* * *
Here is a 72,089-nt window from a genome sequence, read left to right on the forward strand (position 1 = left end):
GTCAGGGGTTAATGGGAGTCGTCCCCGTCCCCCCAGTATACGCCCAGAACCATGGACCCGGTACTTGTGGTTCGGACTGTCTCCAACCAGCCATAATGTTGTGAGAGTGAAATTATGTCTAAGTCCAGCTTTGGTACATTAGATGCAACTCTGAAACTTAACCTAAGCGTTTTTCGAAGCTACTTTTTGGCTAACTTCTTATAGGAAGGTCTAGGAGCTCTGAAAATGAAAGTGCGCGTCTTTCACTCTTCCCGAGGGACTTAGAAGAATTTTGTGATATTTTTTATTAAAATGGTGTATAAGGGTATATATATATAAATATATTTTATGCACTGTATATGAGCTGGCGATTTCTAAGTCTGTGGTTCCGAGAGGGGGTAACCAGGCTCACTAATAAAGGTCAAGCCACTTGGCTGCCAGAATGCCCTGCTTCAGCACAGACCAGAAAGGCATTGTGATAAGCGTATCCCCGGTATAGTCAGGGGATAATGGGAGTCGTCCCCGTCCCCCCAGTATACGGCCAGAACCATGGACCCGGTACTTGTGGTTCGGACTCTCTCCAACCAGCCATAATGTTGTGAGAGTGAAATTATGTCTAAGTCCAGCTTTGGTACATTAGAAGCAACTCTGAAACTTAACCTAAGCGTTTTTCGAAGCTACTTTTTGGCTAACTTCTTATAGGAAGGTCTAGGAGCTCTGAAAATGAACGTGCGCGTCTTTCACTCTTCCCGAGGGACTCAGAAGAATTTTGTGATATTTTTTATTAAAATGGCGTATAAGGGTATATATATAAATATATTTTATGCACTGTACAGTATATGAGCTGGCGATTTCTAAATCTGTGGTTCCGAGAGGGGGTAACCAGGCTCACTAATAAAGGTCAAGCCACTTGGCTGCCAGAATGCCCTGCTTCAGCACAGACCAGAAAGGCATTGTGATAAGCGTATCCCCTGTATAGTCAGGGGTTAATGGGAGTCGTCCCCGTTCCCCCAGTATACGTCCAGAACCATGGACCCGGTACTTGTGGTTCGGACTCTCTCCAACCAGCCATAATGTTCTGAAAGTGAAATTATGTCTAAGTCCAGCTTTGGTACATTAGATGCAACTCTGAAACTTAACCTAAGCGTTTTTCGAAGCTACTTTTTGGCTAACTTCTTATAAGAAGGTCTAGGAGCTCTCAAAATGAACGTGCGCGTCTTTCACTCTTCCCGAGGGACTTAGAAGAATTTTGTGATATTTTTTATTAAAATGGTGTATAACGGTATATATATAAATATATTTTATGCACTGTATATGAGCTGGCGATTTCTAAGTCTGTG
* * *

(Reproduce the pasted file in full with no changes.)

Here is a 72,089-nt window from a genome sequence, read left to right on the forward strand (position 1 = left end):
GTCAGGGGTTAATGGGAGTCGTCCCCGTCCCCCCAGTATACGCCCAGAACCATGGACCCGGTACTTGTGGTTCGGACTGTCTCCAACCAGCCATAATGTTGTGAGAGTGAAATTATGTCTAAGTCCAGCTTTGGTACATTAGATGCAACTCTGAAACTTAACCTAAGCGTTTTTCGAAGCTACTTTTTGGCTAACTTCTTATAGGAAGGTCTAGGAGCTCTGAAAATGAAAGTGCGCGTCTTTCACTCTTCCCGAGGGACTTAGAAGAATTTTGTGATATTTTTTATTAAAATGGTGTATAAGGGTATATATATATAAATATATTTTATGCACTGTATATGAGCTGGCGATTTCTAAGTCTGTGGTTCCGAGAGGGGGTAACCAGGCTCACTAATAAAGGTCAAGCCACTTGGCTGCCAGAATGCCCTGCTTCAGCACAGACCAGAAAGGCATTGTGATAAGCGTATCCCCGGTATAGTCAGGGGATAATGGGAGTCGTCCCCGTCCCCCCAGTATACGGCCAGAACCATGGACCCGGTACTTGTGGTTCGGACTCTCTCCAACCAGCCATAATGTTGTGAGAGTGAAATTATGTCTAAGTCCAGCTTTGGTACATTAGAAGCAACTCTGAAACTTAACCTAAGCGTTTTTCGAAGCTACTTTTTGGCTAACTTCTTATAGGAAGGTCTAGGAGCTCTGAAAATGAACGTGCGCGTCTTTCACTCTTCCCGAGGGACTCAGAAGAATTTTGTGATATTTTTTATTAAAATGGCGTATAAGGGTATATATATAAATATATTTTATGCACTGTACAGTATATGAGCTGGCGATTTCTAAATCTGTGGTTCCGAGAGGGGGTAACCAGGCTCACTAATAAAGGTCAAGCCACTTGGCTGCCAGAATGCCCTGCTTCAGCACAGACCAGAAAGGCATTGTGATAAGCGTATCCCCTGTATAGTCAGGGGTTAATGGGAGTCGTCCCCGTTCCCCCAGTATACGTCCAGAACCATGGACCCGGTACTTGTGGTTCGGACTCTCTCCAACCAGCCATAATGTTCTGAAAGTGAAATTATGTCTAAGTCCAGCTTTGGTACATTAGATGCAACTCTGAAACTTAACCTAAGCGTTTTTCGAAGCTACTTTTTGGCTAACTTCTTATAAGAAGGTCTAGGAGCTCTCAAAATGAACGTGCGCGTCTTTCACTCTTCCCGAGGGACTTAGAAGAATTTTGTGATATTTTTTATTAAAATGGTGTATAACGGTATATATATAAATATATTTTATGCACTGTATATGAGCTGGCGATTTCTAAGTCTGTG